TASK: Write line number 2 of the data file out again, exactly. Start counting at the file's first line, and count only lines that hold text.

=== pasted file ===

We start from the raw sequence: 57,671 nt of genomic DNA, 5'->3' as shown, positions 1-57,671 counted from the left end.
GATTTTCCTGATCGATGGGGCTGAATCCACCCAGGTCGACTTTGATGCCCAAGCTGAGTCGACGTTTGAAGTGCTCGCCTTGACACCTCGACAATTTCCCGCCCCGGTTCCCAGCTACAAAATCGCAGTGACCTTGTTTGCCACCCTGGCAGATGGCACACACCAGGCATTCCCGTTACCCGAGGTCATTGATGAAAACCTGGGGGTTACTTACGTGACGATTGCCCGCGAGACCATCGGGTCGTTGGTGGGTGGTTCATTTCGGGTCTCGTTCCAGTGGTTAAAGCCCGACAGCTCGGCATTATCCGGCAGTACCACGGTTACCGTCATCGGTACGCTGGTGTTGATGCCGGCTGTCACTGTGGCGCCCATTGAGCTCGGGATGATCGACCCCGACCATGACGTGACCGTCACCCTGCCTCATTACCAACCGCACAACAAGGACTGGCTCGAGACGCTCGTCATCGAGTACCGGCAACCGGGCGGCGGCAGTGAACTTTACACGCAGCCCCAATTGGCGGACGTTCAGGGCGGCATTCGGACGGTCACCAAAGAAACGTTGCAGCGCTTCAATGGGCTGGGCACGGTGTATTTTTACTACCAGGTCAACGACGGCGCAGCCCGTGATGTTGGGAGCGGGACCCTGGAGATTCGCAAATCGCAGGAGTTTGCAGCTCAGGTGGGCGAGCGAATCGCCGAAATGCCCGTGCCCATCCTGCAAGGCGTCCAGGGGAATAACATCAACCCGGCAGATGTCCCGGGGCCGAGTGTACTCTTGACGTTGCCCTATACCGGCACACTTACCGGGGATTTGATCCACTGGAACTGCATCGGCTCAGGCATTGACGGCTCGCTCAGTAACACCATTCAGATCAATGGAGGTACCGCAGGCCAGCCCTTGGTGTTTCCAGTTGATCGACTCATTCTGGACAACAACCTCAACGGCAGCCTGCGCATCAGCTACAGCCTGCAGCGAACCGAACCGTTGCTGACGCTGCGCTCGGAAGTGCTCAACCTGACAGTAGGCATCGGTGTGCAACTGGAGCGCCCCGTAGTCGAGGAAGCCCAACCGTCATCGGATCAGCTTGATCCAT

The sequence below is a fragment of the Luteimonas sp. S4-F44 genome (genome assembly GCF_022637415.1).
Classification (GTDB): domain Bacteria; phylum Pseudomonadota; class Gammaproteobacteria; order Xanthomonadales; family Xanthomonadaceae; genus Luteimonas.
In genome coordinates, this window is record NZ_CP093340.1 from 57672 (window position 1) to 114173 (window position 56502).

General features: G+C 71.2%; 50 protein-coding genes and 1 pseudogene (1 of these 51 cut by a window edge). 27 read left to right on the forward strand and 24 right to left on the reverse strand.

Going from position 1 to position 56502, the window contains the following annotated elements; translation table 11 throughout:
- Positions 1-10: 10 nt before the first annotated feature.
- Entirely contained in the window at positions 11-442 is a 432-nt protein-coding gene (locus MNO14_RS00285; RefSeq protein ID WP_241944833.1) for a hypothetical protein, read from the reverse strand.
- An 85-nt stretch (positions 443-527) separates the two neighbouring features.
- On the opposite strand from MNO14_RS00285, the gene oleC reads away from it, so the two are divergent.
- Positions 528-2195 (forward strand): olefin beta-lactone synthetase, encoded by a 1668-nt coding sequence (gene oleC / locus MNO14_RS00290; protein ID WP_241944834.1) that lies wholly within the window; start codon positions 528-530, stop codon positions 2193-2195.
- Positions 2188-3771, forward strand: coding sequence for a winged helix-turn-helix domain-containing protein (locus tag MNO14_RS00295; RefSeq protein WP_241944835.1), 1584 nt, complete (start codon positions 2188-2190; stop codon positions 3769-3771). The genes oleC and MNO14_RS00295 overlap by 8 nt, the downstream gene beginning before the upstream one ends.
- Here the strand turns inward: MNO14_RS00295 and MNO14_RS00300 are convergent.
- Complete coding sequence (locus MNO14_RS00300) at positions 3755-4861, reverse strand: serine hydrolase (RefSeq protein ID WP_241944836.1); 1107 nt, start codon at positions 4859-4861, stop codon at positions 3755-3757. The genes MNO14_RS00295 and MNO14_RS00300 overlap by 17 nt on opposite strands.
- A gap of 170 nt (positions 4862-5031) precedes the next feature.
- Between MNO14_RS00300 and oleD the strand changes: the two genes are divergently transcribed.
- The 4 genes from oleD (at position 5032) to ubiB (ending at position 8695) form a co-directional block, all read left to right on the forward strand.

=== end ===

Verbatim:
GATTTTCCTGATCGATGGGGCTGAATCCACCCAGGTCGACTTTGATGCCCAAGCTGAGTCGACGTTTGAAGTGCTCGCCTTGACACCTCGACAATTTCCCGCCCCGGTTCCCAGCTACAAAATCGCAGTGACCTTGTTTGCCACCCTGGCAGATGGCACACACCAGGCATTCCCGTTACCCGAGGTCATTGATGAAAACCTGGGGGTTACTTACGTGACGATTGCCCGCGAGACCATCGGGTCGTTGGTGGGTGGTTCATTTCGGGTCTCGTTCCAGTGGTTAAAGCCCGACAGCTCGGCATTATCCGGCAGTACCACGGTTACCGTCATCGGTACGCTGGTGTTGATGCCGGCTGTCACTGTGGCGCCCATTGAGCTCGGGATGATCGACCCCGACCATGACGTGACCGTCACCCTGCCTCATTACCAACCGCACAACAAGGACTGGCTCGAGACGCTCGTCATCGAGTACCGGCAACCGGGCGGCGGCAGTGAACTTTACACGCAGCCCCAATTGGCGGACGTTCAGGGCGGCATTCGGACGGTCACCAAAGAAACGTTGCAGCGCTTCAATGGGCTGGGCACGGTGTATTTTTACTACCAGGTCAACGACGGCGCAGCCCGTGATGTTGGGAGCGGGACCCTGGAGATTCGCAAATCGCAGGAGTTTGCAGCTCAGGTGGGCGAGCGAATCGCCGAAATGCCCGTGCCCATCCTGCAAGGCGTCCAGGGGAATAACATCAACCCGGCAGATGTCCCGGGGCCGAGTGTACTCTTGACGTTGCCCTATACCGGCACACTTACCGGGGATTTGATCCACTGGAACTGCATCGGCTCAGGCATTGACGGCTCGCTCAGTAACACCATTCAGATCAATGGAGGTACCGCAGGCCAGCCCTTGGTGTTTCCAGTTGATCGACTCATTCTGGACAACAACCTCAACGGCAGCCTGCGCATCAGCTACAGCCTGCAGCGAACCGAACCGTTGCTGACGCTGCGCTCGGAAGTGCTCAACCTGACAGTAGGCATCGGTGTGCAACTGGAGCGCCCCGTAGTCGAGGAAGCCCAACCGTCATCGGATCAGCTTGATCCAT